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Yes you can sell your house after filing for Chapter 7 Bankruptcy.
Can Your Sell Your House After Filing Chapter 7 Bankruptcy-Virginia
If you’re thinking about using bankruptcy to get rid of your debt, it’s important to know that many people face this situation.
Choosing bankruptcy is a big decision, but it can help you get rid of the debt that’s been weighing you down and give you a chance to start over with your money.
There are three main types of bankruptcy, all part of the Bankruptcy code: chapter 7, which involves selling off some belongings to erase certain types of debt; chapter 11, which is for struggling businesses; and chapter 13, which sets up a plan to pay back your debts over time.
In this guide, we’ll explain what chapter 7 bankruptcy is and give you advice on how to go through it with the least amount of difficulty.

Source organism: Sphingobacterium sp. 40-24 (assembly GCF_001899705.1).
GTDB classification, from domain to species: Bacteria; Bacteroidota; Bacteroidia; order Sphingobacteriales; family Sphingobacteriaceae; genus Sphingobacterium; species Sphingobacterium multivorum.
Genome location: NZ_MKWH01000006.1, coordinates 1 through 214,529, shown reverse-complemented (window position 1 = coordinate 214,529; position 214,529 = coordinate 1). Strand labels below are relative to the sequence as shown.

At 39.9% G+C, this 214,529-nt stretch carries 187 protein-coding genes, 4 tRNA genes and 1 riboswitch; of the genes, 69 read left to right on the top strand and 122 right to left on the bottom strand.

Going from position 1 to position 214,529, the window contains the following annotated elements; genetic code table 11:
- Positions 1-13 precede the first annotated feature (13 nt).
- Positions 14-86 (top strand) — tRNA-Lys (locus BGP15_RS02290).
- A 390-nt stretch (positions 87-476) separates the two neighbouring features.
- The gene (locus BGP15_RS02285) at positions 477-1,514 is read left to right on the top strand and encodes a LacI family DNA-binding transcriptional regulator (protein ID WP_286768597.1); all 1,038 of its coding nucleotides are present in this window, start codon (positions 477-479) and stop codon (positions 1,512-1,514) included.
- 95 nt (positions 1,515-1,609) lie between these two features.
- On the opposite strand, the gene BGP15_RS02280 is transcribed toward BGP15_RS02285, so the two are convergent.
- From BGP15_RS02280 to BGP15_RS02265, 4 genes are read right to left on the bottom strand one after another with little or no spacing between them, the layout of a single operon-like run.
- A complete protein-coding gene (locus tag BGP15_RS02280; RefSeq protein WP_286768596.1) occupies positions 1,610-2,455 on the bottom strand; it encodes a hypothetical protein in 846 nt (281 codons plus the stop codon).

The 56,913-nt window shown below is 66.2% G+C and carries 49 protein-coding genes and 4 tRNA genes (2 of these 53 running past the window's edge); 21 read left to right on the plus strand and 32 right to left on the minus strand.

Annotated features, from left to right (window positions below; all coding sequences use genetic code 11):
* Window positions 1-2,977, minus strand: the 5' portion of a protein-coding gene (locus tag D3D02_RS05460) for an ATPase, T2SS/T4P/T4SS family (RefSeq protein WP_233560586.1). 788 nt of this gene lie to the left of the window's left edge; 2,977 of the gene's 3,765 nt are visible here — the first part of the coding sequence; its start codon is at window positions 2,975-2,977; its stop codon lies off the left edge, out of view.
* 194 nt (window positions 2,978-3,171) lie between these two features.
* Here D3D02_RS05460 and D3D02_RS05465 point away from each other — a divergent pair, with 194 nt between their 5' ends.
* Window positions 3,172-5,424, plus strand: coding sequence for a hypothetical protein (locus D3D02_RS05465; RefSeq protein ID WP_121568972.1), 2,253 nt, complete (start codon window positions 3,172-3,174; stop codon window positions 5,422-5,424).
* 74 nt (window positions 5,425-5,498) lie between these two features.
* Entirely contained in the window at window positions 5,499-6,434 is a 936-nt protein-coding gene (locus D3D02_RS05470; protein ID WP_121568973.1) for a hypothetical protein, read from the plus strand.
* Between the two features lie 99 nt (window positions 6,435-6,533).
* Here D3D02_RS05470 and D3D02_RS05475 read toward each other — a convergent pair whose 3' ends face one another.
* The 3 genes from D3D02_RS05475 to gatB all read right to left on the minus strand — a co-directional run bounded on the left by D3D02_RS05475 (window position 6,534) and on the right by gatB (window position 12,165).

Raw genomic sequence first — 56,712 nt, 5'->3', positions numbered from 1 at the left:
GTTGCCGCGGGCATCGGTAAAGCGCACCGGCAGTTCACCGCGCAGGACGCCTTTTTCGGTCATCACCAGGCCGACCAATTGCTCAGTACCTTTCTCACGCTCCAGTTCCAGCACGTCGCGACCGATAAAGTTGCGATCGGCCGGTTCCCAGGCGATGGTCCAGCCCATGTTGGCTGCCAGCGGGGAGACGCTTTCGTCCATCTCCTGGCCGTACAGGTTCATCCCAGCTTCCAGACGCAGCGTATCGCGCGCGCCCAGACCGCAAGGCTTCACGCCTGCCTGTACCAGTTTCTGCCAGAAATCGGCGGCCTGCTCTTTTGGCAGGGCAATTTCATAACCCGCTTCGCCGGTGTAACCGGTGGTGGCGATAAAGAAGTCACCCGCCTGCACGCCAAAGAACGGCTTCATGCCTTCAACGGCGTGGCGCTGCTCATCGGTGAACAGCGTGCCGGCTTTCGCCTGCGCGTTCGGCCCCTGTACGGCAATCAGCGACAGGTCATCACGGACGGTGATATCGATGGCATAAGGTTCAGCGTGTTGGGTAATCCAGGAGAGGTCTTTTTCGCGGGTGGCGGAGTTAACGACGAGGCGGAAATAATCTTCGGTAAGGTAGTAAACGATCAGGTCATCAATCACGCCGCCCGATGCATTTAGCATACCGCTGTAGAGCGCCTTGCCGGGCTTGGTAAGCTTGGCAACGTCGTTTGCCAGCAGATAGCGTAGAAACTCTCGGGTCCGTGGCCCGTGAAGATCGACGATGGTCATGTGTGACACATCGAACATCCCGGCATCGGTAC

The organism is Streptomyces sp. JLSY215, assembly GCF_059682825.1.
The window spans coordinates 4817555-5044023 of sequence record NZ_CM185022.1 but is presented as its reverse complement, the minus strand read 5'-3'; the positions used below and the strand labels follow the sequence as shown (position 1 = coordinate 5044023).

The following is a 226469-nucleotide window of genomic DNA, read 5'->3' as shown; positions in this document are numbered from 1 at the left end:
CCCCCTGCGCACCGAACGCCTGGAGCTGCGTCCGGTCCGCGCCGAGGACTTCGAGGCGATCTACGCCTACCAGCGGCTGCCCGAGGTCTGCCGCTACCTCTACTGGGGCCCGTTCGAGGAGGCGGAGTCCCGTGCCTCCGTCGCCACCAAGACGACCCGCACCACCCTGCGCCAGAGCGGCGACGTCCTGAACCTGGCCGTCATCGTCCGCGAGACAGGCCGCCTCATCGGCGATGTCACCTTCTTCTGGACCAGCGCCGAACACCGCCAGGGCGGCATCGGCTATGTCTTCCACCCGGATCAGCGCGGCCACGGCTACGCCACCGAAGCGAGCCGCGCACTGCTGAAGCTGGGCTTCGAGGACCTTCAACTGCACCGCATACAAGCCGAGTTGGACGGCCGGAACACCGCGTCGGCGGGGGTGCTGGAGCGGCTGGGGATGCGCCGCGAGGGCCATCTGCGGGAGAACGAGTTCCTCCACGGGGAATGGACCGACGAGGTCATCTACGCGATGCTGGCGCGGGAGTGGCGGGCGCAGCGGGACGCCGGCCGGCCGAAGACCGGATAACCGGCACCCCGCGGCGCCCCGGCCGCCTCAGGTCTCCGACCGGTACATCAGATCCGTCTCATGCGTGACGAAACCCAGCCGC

What Is Chapter 7 Bankruptcy?
Chapter 7, also known as liquidation or straight bankruptcy, is a legal process to help you get rid of your debts. When you “discharge” your debts, it means you don’t have to pay most of them anymore. But there are some exceptions like child support, student loans, taxes, and fines.
When you file for bankruptcy, everything you own becomes part of the bankruptcy process unless you can keep some things safe. These things might be sold, and the money from the sale goes to the people you owe money to.
It might seem a little scary, but you won’t be left with absolutely nothing. The point of bankruptcy is to give you a fresh start. This means you get to keep some important things like a basic car, your clothes, some furniture, and if you’re really fortunate, even your home.